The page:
faculties. These men are the dunces of the classical department, they add nothing to its strength, and in every classical school are a hindrance to the better students; but some of them may become able and useful men, if their interest can be aroused in objective realities. Of our present students, it is only this class that the proposed changes would really affect. Those who have tastes and aptitudes for linguistic studies would continue to come through the old channels, and of such only can classical scholars be made.
I know very well it is said that, although the classical department would be glad to be rid of this undesirable element, yet the change could not be made without endangering the continuance of the study of Greek in many of our classical schools. But can the university be justified in continuing a requisition which is recognized to be opposed to the best interests of an important class of its patrons? And certainly it is not necessary to protect the study of Greek in this country by any such questionable means. I have a great deal more faith myself in the value of classical scholarship than many of my classical colleagues appear to possess. Never has one word of disparagement been heard from me. I honor true classical scholarship as much as I despise the counterfeit. To maintain that the class of classical dunces, to whom I have referred, appreciate the beauties of classical literature or derive any real advantage from the study is, in my opinion, to maintain a manifest absurdity. Fully as much do the convicts in a treadmill enjoy the beauties of the legal code under which they are compelled to work; and if, as Chief-Justice Coleridge has recently maintained, in his speech at New Haven, classical scholarship is the best preparation for the highest distinctions in church and state, certainly its continuance does not depend on the minimum requisition in Greek of this university. The "new culture," although a much "younger industry," does not ask for any such artificial protection. It only asks for an opportunity to show what it can accomplish, and this opportunity it has never yet had. Even if the largest liberty were granted, those who seek to promote a genuine education, based on natural science, would labor under the greatest disadvantages. Not only is the apparatus required for the new culture far more expensive than that of an ordinary classical school, but also more personal attention must be given to each scholar, and the ordinary labor-saving methods of the class-room are wholly inapplicable. In the face of such obstacles as these conditions present, the new culture can advance only very gradually; and, amid the rivalry of the old system, it can only succeed by maintaining a very high degree of efficiency. The new way will certainly not offer any easier mode of admission to college than the old; and when it is remembered that the classical system has the control of all the endowed secondary schools, the prestige of past success,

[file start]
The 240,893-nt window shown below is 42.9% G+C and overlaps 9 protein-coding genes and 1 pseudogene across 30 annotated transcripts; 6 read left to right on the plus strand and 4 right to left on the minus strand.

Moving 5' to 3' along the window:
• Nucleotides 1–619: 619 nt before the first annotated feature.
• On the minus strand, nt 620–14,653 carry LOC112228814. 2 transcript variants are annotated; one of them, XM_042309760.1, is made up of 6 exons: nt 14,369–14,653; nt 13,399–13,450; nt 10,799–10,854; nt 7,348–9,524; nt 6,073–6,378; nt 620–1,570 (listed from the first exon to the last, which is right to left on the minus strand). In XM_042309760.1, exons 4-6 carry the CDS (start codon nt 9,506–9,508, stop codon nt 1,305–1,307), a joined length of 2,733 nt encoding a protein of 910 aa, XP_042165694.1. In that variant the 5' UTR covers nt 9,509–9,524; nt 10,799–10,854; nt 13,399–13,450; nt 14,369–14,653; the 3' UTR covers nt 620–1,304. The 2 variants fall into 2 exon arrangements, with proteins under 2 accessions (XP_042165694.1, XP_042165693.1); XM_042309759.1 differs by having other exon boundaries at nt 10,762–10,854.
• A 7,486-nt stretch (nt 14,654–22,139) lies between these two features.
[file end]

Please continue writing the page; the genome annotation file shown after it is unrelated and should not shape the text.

- This article was written and read to the Faculty of Harvard College shortly after Lord Coleridge's visit to the United States, in the autumn of 1883.